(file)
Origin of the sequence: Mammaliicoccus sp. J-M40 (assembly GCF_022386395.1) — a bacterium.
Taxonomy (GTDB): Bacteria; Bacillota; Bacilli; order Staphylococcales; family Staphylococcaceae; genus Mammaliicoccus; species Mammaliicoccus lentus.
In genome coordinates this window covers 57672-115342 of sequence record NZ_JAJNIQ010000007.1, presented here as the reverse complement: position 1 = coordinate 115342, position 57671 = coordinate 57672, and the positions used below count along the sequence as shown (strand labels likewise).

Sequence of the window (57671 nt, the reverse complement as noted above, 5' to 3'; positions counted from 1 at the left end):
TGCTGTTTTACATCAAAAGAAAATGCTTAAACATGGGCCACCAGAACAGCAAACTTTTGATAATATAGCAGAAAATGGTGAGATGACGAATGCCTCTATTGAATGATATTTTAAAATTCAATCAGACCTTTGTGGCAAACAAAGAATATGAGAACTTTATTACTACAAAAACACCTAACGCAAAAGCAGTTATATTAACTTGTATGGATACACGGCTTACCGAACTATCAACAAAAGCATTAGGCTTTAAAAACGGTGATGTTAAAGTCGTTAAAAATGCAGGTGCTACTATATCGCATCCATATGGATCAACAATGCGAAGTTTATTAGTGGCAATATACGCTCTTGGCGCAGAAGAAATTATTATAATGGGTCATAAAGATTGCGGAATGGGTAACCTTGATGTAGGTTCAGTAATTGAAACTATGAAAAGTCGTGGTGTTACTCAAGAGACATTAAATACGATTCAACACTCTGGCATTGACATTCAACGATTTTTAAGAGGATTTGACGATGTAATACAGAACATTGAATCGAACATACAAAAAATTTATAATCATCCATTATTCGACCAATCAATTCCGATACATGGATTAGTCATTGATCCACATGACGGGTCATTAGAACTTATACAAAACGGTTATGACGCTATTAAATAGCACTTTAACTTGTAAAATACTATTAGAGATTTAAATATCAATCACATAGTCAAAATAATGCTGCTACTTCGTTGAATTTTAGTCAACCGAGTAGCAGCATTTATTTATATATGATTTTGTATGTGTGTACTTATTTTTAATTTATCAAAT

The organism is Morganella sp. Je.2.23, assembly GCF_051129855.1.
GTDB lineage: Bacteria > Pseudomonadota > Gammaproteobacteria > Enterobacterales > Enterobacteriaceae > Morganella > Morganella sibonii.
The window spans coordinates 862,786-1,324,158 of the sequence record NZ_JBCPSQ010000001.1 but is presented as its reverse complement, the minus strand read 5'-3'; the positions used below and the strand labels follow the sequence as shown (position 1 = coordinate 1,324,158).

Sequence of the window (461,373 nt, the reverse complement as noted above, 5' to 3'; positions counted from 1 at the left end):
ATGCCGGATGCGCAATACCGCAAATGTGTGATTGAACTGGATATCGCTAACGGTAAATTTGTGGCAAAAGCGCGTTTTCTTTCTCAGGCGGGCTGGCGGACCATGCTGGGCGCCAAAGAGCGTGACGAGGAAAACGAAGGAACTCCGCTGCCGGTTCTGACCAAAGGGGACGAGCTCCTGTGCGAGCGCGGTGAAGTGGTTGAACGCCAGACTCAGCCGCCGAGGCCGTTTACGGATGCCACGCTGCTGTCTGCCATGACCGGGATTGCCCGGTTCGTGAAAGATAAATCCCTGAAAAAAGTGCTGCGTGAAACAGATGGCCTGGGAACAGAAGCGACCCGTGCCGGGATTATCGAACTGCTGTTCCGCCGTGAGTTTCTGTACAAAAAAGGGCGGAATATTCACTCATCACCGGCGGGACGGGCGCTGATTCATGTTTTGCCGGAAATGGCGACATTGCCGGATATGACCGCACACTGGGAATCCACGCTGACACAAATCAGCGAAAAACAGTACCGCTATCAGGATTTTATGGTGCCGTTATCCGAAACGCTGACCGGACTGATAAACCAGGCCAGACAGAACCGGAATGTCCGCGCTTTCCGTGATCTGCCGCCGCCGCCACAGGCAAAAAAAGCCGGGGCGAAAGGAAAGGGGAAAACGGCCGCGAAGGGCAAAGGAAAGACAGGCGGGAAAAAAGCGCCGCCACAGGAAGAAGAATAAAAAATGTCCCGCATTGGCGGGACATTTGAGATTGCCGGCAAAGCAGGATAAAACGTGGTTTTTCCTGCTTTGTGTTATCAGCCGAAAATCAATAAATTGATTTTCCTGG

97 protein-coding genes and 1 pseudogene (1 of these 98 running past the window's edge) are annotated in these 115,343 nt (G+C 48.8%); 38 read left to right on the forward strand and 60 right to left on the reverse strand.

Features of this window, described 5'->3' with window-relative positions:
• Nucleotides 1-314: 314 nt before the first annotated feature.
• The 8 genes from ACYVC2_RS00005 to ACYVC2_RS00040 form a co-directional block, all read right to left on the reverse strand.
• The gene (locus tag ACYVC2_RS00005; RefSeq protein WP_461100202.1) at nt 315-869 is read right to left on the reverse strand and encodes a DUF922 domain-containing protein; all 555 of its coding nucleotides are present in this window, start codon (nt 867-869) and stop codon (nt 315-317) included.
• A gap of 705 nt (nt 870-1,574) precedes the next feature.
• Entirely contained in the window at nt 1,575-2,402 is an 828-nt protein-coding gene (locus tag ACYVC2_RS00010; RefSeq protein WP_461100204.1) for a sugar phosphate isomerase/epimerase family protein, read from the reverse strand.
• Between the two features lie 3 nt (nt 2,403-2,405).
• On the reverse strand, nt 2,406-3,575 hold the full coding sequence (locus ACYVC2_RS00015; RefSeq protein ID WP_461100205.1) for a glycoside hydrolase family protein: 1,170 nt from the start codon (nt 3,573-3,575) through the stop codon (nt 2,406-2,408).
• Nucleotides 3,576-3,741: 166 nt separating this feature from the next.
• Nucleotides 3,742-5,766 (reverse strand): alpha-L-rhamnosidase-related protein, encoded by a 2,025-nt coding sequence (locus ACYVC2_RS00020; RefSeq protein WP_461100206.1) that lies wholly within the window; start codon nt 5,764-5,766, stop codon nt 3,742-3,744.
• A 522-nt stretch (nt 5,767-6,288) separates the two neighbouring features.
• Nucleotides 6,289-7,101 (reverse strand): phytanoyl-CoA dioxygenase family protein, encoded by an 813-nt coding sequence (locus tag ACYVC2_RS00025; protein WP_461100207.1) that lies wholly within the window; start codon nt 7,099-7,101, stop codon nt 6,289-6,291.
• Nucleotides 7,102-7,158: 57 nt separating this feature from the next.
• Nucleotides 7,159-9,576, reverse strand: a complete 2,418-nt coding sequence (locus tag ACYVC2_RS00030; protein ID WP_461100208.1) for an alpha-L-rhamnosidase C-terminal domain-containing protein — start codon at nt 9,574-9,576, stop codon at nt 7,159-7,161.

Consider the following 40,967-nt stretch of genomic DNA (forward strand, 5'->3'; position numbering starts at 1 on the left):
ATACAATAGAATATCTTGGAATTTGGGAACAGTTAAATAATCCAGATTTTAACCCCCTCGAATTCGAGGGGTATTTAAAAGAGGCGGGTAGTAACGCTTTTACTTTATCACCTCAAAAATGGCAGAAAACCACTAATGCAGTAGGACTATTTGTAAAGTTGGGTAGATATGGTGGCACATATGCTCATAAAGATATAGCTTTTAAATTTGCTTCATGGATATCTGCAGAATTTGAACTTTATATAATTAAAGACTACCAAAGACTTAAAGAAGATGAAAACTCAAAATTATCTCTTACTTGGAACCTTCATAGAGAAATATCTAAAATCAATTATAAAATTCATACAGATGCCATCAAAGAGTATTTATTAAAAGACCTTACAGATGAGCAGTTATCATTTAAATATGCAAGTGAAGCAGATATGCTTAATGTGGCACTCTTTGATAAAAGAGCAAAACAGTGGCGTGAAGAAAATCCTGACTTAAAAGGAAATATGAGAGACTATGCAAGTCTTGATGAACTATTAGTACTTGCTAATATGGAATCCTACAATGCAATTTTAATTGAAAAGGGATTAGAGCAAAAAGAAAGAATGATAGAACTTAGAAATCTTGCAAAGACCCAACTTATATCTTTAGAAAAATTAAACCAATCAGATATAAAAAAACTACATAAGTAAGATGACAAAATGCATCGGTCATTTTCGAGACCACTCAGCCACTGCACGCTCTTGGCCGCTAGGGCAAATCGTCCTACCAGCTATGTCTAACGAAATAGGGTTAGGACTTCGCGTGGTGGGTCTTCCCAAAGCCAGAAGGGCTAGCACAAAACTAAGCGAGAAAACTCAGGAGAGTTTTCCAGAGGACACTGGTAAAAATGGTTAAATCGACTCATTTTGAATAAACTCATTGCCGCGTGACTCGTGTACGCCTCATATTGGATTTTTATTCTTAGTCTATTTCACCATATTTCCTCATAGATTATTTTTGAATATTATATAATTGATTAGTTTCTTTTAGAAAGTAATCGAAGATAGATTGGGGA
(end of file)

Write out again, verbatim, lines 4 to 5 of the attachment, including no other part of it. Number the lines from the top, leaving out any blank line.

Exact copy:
Sequence of the window (57671 nt, the reverse complement as noted above, 5' to 3'; positions counted from 1 at the left end):
TGCTGTTTTACATCAAAAGAAAATGCTTAAACATGGGCCACCAGAACAGCAAACTTTTGATAATATAGCAGAAAATGGTGAGATGACGAATGCCTCTATTGAATGATATTTTAAAATTCAATCAGACCTTTGTGGCAAACAAAGAATATGAGAACTTTATTACTACAAAAACACCTAACGCAAAAGCAGTTATATTAACTTGTATGGATACACGGCTTACCGAACTATCAACAAAAGCATTAGGCTTTAAAAACGGTGATGTTAAAGTCGTTAAAAATGCAGGTGCTACTATATCGCATCCATATGGATCAACAATGCGAAGTTTATTAGTGGCAATATACGCTCTTGGCGCAGAAGAAATTATTATAATGGGTCATAAAGATTGCGGAATGGGTAACCTTGATGTAGGTTCAGTAATTGAAACTATGAAAAGTCGTGGTGTTACTCAAGAGACATTAAATACGATTCAACACTCTGGCATTGACATTCAACGATTTTTAAGAGGATTTGACGATGTAATACAGAACATTGAATCGAACATACAAAAAATTTATAATCATCCATTATTCGACCAATCAATTCCGATACATGGATTAGTCATTGATCCACATGACGGGTCATTAGAACTTATACAAAACGGTTATGACGCTATTAAATAGCACTTTAACTTGTAAAATACTATTAGAGATTTAAATATCAATCACATAGTCAAAATAATGCTGCTACTTCGTTGAATTTTAGTCAACCGAGTAGCAGCATTTATTTATATATGATTTTGTATGTGTGTACTTATTTTTAATTTATCAAAT